INDIANAPOLIS – The State today requested United States Supreme Court to end a preliminary injunction blocking ultrasound waiting period provisions in House Enrolled Act 1337. If allowed to take effect, these provisions would require women to obtain an ultrasound 18 hours before obtaining an abortion. The District Court for the Southern District of Indiana granted a preliminary injunction in April 2017, which the Seventh Circuit Court of Appeals upheld.
The ACLU of Indiana, on behalf of Planned Parenthood of Indiana and Kentucky (PPINK), has successfully prevented these and other unconstitutional provisions of HEA 1337 from going into effect. HEA 1337 was passed in 2016 and signed into law by then-Governor Mike Pence. This is the second of two ACLU lawsuits challenging HEA 1337 that the State has requested the Supreme Court to review.
“By granting the preliminary injunction, the lower courts concluded that PPINK would likely succeed in its claim that this requirement is unconstitutional,” said Ken Falk legal director with the ACLU of Indiana. “There is no medical justification for the ultrasound waiting period, and the requirement creates a substantial obstacle to a woman seeking to obtain an abortion.”
The new 18-hour requirement would change prior law that allowed the ultrasound to occur during the same appointment at which a woman obtained an abortion. If allowed to go into effect, the new law would force many women to make an additional, potentially lengthy and burdensome trip.
“This law only stands to harm Hoosiers. Politicians weaponized basic health care with one motive in mind -- to end abortion access. If the state of Indiana wants to address health care disparities like the infant mortality rates, it should get to work finding solutions that improve access to health care. This law does the opposite -- it chips away at a patient’s ability to access critical health care when they need it. Planned Parenthood will stand with its partners and continue to fight this medically unnecessary law,” said Christine Charbonneau, CEO of PPINK.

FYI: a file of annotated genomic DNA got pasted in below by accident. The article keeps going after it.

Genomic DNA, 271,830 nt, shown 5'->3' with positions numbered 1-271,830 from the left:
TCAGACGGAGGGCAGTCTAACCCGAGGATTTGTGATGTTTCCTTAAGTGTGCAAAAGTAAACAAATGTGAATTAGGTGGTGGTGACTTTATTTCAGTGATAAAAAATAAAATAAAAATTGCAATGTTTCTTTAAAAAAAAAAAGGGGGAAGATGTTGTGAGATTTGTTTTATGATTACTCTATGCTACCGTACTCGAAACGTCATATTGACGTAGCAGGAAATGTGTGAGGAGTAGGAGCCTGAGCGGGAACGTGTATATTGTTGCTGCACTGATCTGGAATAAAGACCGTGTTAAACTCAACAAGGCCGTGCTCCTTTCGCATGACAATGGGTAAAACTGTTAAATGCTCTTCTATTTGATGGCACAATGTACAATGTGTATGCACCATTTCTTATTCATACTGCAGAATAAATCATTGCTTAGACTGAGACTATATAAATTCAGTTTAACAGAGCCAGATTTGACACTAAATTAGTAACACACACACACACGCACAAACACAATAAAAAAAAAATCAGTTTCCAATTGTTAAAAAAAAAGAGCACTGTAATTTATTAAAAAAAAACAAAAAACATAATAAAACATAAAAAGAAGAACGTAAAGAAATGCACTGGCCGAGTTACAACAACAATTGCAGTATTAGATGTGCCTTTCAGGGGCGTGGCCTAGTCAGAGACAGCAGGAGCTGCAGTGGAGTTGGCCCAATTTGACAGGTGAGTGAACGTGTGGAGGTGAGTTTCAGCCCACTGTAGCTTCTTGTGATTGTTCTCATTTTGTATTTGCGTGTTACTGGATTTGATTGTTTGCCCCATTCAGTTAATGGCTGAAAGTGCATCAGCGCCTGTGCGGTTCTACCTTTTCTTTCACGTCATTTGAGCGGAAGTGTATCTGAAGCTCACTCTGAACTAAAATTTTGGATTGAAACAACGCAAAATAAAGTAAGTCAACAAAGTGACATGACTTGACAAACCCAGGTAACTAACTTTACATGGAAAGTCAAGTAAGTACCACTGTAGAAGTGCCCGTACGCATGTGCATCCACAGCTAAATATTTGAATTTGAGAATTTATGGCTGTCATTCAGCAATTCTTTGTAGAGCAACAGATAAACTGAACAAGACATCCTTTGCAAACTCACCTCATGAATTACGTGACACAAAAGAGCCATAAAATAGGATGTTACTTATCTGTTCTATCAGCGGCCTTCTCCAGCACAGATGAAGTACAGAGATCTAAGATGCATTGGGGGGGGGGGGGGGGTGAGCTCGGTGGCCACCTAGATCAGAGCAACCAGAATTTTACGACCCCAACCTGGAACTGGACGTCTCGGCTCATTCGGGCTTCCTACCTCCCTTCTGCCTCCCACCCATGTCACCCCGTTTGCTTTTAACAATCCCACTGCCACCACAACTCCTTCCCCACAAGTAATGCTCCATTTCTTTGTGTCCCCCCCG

During the short time that the law did go into effect, some patients were unable to overcome this additional hurdle. One single mother with special-needs children called to schedule an abortion, but when she was informed that she would have to make two six-hour drives to first obtain the ultrasound and then, on a different date, obtain the abortion, she indicated that she could not have two days so close together, away from her children.
“Indiana’s law is part of a nationwide strategy to push abortion out of reach. Already four judges have seen this law for what it is -- an unnecessary government imposed obstacle standing in the way of a woman who has decided to have an abortion," said Jennifer Dalven, director of the ACLU Reproductive Freedom Project. "It’s long past time for politicians to stop erecting roadblocks in the path of people trying to get the care they need.”
“If this law were to go into effect, women, especially low-income women, would be unable to exercise their rights because of obstacles such as transportation, childcare and job schedules," said Jane Henegar, executive director of the ACLU of Indiana. "We will remain vigilant in our defense of every woman’s right to make her own medical decisions.”